Today the Committee on Capital Markets Regulation submitted an amicus brief in connection with the pending Supreme Court litigation on securities class action suits and the “fraud-on-the-market” presumption in the case of Halliburton v. Erica P. John Fund, scheduled to be heard on March 5, 2014.
The case raises the issue of whether the Court should revise its “fraud-on-the-market” rule that it adopted in 1988 in Basic v. Levinson. This rule presumes that investors rely on the market price when buying stock, which the Court assumed would incorporate any false information issued by a company. As a result, investors do not have to prove that they knew of the false information and actually relied on it. This is important because if investors had to prove such actual reliance, securities class actions would not be possible because individual members of the class would differ as to their reliance, and thus the “common question” requirement for class actions could not be satisfied.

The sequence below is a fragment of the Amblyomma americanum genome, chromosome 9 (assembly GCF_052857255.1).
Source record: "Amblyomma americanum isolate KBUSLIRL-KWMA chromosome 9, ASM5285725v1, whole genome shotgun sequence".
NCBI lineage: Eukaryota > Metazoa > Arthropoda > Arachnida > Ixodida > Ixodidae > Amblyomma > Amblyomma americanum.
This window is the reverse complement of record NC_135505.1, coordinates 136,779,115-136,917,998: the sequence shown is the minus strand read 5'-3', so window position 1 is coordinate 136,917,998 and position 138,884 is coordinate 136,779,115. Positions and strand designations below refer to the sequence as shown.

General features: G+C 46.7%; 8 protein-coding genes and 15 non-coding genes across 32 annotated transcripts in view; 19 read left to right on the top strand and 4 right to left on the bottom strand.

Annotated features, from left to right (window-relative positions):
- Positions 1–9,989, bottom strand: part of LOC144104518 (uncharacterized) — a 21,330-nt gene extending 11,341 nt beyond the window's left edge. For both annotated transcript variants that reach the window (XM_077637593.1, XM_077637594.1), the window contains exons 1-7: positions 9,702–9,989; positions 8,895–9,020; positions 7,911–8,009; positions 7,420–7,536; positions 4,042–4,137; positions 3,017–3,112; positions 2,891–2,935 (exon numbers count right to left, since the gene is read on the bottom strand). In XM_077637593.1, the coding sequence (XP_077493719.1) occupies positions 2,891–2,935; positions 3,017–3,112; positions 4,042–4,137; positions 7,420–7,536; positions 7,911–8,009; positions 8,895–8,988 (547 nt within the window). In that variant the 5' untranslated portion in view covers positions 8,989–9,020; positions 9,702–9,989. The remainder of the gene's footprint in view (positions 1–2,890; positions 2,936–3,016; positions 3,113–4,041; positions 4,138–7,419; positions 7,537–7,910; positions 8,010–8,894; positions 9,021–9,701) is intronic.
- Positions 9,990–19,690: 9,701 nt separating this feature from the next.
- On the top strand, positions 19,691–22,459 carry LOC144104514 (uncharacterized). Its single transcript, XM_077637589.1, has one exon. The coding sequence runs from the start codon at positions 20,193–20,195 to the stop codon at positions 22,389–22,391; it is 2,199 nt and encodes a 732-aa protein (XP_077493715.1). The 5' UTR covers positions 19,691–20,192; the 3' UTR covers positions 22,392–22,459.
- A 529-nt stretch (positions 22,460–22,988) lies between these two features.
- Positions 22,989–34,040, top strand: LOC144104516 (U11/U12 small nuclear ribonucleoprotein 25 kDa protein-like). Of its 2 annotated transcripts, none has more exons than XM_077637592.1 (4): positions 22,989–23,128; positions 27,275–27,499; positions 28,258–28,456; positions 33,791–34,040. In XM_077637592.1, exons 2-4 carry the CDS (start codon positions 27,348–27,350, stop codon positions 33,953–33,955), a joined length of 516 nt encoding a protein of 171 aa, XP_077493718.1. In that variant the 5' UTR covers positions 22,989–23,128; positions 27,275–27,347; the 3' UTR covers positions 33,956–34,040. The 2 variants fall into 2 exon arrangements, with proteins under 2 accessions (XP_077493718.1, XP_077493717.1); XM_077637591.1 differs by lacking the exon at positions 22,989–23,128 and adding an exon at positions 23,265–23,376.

“From the very inception of the Committee, in its 2006 Report on Competitiveness, we have been highly critical of the adverse impact securities class actions by shareholders against their companies have had on our capital markets. The brief details those effects and shows that securities class actions fail to achieve the twin objectives of compensation and deterrence,” said Professor Hal S. Scott, director of the Committee on Capital Markets Regulation.
The brief is available here.